Succession in aquatic ecosystems

  • Communities develop over time
  • In facilitation, each succeeding species makes its habitat more favorable for subsequent species
  • In inhibition, each species inhibits the species that try to succeed it
  • In tolerance, a species neither facilitates nor inhibits its successors
  • Species richness usually increases during succession
  • Biotic processes, such as herbivory, competition, and mycorrhizae, can deflect the path of succession
  • Succession: gradual changes in a community that are predictable and orderly
  • Primary succession: when plants invade an area in which no plants have grown before
  • Secondary succession: a modification of longer-term primary succession. It does not occur on virgin previously un-inhabited aquatic ecosystems.

Effects aquatic pollution on organisms, colonization and succession

  • Changes in water quality affect the entire biosphere. i.e. Plants, animals and other organisms living in water may suffer physiological changes.
  • The specific effects of aquatic pollution vary depending on the type of pollutant that enters the environment.
  • Sometimes water pollution, e.g. eutrophication causes the excessive proliferation or growth of an invasive or local plant/organism. For example, harmful algal blooms (HABs) are promoted by increased levels of nitrogen and phosphorus in the environment.
  • The excessive growth of algae and cyanobacteria changes the succession and community structure of phytoplankton and macrophytes in the aquatic environment, a process that can sometimes have devastating consequences on the environment.
  • HABs are usually composed of algal and cyanobacterial species that produce deadly toxins and are sometimes known as “red tides” or “brown tides” for their appearance in water.
  • The toxins produced and released by HABs can kill fish, marine mammals and seabirds and harm humans.
  • The death of algae and cyanobacteria species that make up the blooms, bacteria may use up all the oxygen from the water as the algae and cyanobacteria decompose, leading to a condition called hypoxia.
  • Hypoxia creates a “dead zone” where fish cannot live, and more than 400 areas around the world have been identified as experiencing eutrophication and 169 of them are hypoxic.

Adaptations to Aquatic Environments


Aquatic plants evolved from terrestrial plants. Like whales and other marine mammals, aquatic plants evolved from land back to aquatic habitats. Aquatic plants modified terrestrial features to withstand emerged, submerged, or floating conditions.

plant adaptations to aquatic environment:

Emergents plants:

Aeration of Roots:

  • Formation of aerenchyma: large open spaces between cells, which is important to carry oxygen down to the root zone.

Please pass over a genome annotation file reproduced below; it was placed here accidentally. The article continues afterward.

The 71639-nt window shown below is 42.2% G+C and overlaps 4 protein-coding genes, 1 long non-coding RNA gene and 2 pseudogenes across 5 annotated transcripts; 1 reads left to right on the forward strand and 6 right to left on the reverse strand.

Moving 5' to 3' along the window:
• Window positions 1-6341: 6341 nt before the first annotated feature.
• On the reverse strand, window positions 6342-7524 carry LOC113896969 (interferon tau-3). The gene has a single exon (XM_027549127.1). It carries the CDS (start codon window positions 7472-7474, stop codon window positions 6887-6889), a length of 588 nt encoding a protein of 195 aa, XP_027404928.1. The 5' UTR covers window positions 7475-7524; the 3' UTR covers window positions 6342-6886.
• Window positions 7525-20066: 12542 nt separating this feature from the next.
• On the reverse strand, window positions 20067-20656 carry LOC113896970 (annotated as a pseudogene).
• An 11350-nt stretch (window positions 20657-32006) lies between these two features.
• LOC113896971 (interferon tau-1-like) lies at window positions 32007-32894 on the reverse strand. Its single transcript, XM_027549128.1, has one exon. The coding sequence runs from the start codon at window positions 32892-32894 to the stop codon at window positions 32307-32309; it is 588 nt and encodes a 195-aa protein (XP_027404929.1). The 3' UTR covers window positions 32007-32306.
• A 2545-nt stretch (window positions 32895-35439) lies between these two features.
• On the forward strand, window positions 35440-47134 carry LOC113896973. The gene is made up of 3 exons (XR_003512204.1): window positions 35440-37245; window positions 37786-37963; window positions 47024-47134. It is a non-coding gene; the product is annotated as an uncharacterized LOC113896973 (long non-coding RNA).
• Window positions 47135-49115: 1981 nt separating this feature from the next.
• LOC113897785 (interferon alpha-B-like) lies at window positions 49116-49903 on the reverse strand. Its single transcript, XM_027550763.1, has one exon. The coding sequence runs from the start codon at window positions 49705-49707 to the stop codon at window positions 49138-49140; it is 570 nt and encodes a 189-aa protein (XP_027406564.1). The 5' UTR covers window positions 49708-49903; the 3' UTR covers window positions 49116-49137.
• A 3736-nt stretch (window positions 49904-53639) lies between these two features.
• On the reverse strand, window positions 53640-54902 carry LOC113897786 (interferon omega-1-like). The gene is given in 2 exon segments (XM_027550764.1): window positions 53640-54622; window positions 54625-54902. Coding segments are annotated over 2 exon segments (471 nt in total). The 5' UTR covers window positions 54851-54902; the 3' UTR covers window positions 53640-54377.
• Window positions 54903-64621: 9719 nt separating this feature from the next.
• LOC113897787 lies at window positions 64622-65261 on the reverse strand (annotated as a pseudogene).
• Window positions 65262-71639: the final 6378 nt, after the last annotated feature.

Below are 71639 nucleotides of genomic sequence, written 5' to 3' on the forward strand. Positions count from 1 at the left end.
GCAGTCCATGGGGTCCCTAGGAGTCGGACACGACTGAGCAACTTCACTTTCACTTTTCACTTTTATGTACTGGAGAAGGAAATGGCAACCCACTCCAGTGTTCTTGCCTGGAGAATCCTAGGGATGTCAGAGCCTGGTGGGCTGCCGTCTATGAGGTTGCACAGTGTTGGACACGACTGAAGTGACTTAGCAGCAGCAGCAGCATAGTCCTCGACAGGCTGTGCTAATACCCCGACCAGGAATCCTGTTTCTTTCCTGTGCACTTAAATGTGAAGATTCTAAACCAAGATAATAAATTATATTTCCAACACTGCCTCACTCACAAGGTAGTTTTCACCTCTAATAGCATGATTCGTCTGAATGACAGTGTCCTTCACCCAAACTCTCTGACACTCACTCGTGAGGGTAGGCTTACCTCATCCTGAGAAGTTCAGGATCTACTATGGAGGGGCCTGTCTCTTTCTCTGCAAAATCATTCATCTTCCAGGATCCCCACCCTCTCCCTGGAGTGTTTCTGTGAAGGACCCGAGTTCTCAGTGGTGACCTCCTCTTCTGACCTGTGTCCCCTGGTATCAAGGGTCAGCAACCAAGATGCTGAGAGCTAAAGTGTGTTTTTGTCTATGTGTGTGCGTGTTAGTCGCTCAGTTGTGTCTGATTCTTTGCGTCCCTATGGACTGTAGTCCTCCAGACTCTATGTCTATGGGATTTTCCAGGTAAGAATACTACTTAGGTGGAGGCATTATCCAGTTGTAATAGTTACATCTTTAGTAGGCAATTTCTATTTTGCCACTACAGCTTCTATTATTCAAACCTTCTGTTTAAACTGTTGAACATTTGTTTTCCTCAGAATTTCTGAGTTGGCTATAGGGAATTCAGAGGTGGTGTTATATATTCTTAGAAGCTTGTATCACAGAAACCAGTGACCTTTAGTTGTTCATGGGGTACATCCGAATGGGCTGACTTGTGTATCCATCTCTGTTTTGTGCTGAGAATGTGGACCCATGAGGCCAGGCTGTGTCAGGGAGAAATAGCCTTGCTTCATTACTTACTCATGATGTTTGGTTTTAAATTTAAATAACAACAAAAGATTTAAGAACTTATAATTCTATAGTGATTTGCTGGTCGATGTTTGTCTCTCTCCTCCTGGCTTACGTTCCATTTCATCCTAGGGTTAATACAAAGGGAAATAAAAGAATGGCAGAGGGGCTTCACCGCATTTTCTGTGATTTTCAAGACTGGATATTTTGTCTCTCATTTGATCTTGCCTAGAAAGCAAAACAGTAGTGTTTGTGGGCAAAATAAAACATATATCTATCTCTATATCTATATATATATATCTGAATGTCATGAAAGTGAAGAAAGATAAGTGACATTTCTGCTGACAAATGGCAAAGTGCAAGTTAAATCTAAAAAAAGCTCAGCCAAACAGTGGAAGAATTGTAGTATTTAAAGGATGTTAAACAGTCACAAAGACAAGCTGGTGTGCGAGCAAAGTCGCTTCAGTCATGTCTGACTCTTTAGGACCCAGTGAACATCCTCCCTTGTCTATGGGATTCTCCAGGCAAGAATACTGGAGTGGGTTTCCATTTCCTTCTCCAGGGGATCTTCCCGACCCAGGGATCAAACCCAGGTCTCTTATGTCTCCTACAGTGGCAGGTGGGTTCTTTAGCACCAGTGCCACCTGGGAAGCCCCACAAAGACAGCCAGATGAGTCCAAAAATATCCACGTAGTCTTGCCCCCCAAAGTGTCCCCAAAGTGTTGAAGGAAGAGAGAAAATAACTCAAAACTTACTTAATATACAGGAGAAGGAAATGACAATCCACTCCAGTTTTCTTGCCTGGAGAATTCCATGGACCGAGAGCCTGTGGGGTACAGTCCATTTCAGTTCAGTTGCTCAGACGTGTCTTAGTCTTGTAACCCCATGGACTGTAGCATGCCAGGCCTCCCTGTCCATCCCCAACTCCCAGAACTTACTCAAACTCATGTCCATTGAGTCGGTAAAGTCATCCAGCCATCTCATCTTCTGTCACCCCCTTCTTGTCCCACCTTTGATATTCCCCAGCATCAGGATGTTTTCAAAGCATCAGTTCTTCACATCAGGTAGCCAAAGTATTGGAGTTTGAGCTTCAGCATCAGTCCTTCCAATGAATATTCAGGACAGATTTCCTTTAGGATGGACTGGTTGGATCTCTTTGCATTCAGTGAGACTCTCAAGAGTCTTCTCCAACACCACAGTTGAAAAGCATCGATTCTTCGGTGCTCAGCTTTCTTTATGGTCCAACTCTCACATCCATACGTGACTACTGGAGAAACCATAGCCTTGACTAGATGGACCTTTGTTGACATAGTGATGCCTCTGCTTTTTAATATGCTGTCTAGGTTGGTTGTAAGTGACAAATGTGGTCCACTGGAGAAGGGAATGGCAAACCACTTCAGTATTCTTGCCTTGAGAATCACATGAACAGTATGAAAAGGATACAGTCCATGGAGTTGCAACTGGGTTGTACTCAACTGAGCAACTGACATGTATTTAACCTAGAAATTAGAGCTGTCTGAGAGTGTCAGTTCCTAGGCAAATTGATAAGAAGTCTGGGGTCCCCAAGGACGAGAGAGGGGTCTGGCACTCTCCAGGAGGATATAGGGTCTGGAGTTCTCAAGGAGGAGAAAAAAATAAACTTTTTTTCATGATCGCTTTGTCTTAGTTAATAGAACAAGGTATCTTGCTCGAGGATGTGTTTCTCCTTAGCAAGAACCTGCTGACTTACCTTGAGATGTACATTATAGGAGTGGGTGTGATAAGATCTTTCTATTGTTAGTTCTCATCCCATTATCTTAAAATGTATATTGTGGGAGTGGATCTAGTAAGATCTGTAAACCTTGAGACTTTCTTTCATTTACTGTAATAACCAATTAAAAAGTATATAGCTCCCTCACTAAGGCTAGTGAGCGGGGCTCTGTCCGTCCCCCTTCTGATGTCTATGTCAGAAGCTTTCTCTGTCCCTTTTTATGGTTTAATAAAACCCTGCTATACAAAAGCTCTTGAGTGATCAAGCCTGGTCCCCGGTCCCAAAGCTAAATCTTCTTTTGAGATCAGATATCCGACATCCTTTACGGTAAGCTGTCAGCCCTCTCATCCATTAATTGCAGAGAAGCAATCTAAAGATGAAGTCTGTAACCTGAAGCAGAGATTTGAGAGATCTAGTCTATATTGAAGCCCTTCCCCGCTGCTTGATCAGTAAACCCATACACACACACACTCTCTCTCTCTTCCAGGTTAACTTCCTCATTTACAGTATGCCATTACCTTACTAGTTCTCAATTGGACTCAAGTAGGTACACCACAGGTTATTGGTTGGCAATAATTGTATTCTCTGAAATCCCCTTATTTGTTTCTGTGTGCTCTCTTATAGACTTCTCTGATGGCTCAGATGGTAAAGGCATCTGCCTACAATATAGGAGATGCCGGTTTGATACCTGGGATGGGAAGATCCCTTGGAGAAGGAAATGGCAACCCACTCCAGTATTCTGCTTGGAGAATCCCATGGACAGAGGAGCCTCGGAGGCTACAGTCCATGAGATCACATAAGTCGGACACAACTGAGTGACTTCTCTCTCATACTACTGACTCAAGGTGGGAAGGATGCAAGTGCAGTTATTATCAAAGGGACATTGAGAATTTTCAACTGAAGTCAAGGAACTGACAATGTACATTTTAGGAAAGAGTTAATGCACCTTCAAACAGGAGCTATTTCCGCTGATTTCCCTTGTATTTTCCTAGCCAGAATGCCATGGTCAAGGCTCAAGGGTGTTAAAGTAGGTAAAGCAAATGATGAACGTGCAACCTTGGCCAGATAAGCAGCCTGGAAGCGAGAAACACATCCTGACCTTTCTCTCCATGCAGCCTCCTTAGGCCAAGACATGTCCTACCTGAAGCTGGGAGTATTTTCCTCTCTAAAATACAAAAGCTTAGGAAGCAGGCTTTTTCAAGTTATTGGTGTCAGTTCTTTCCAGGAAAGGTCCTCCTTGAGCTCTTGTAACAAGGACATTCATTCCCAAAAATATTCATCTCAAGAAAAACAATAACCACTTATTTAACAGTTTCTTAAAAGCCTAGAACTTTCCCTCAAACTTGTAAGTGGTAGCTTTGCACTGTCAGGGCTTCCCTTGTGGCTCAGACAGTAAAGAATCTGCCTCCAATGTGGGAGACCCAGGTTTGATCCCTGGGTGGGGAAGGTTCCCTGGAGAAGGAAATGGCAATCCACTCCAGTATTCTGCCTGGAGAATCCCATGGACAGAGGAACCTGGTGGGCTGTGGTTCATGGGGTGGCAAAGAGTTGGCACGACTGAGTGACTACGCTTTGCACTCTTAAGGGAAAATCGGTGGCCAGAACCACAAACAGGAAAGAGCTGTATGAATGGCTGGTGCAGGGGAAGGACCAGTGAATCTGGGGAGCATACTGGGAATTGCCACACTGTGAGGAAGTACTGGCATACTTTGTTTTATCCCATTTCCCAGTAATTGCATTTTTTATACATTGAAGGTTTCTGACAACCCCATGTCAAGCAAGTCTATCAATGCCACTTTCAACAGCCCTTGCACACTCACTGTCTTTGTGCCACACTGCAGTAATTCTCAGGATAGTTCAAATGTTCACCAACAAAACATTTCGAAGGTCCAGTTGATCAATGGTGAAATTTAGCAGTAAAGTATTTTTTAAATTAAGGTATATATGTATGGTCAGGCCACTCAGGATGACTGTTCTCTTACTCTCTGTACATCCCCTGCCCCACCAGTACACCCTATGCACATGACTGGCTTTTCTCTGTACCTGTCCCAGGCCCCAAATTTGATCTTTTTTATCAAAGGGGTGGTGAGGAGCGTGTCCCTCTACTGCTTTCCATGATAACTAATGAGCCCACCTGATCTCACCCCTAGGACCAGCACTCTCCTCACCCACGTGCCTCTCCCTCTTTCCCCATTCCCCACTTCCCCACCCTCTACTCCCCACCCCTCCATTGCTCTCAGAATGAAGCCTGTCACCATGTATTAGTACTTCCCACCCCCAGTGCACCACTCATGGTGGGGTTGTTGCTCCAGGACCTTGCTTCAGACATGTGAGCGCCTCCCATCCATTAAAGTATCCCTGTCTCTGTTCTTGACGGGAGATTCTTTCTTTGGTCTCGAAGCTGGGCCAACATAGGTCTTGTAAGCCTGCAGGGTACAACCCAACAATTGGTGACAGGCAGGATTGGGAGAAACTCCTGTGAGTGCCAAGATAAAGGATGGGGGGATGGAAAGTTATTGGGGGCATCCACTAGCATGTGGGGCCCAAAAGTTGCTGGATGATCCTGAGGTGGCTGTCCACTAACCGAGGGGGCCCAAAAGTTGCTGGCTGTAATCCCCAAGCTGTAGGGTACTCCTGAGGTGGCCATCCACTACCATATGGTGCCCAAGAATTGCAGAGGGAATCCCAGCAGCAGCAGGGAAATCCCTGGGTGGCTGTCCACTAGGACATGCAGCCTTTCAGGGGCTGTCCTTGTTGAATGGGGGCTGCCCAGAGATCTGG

• Formation of prop roots (Red Mangrove)
  • Formation of pnuematophores (Black Mangrove)
  • Anaerobic respiration: plants will form ethylene, then more aerenchyma tissue and adventitious tissue. The plant elongates and forms fatty acids from the ethylene. Ethylene is a common gas in swamps due to decay.

Reproduction: Sexual reproduction is rare, more commonly used methods are:

  • Fragmentation, pieces break off and float away to another location where they get embedded in the substrate.
  • Rhizomes: underground stems send up shoots to start a new plant.
  • Stolon: same as rhizomes except these are above ground stems which form into shoots and start a new plant.

Seed germination:Plants have different strategies for seeds:

  • Timing of seed production to occur during the non-flood season either by delayed or accelerated flowering.
  • Production of buoyant seeds that float on high unflooded ground.
  • Seeds germinate while still attached to the plant.

Photosynthesis: Gas exchange: As the water gets deeper, the wavelength of light gets shorter until its gone. The red and blue wavelengths are lost, and the green (not so good for photosynthesis) remains. Adaptations include:

  • Wetland plants often use C4 biochemical pathway of photosynthesis instead of C3.
    -C4 provides a possible pathway for recycling CO2 from cell respiration
    -plants using C4 have low photorespiration rates and the ability to use even the most
    intense sunlight efficiently.
    -C4 plants are more efficient than C3 plants in the rate of carbon fixation and amount of water used per unit carbon fixed.

Salinity:

  • Barriers prevent or control the entry of salts -root and leaf cell membrane act like ultra-filters.
  • Organs specialized to excrete salts -selectively remove certain ions from the vascular tissue of the leaf.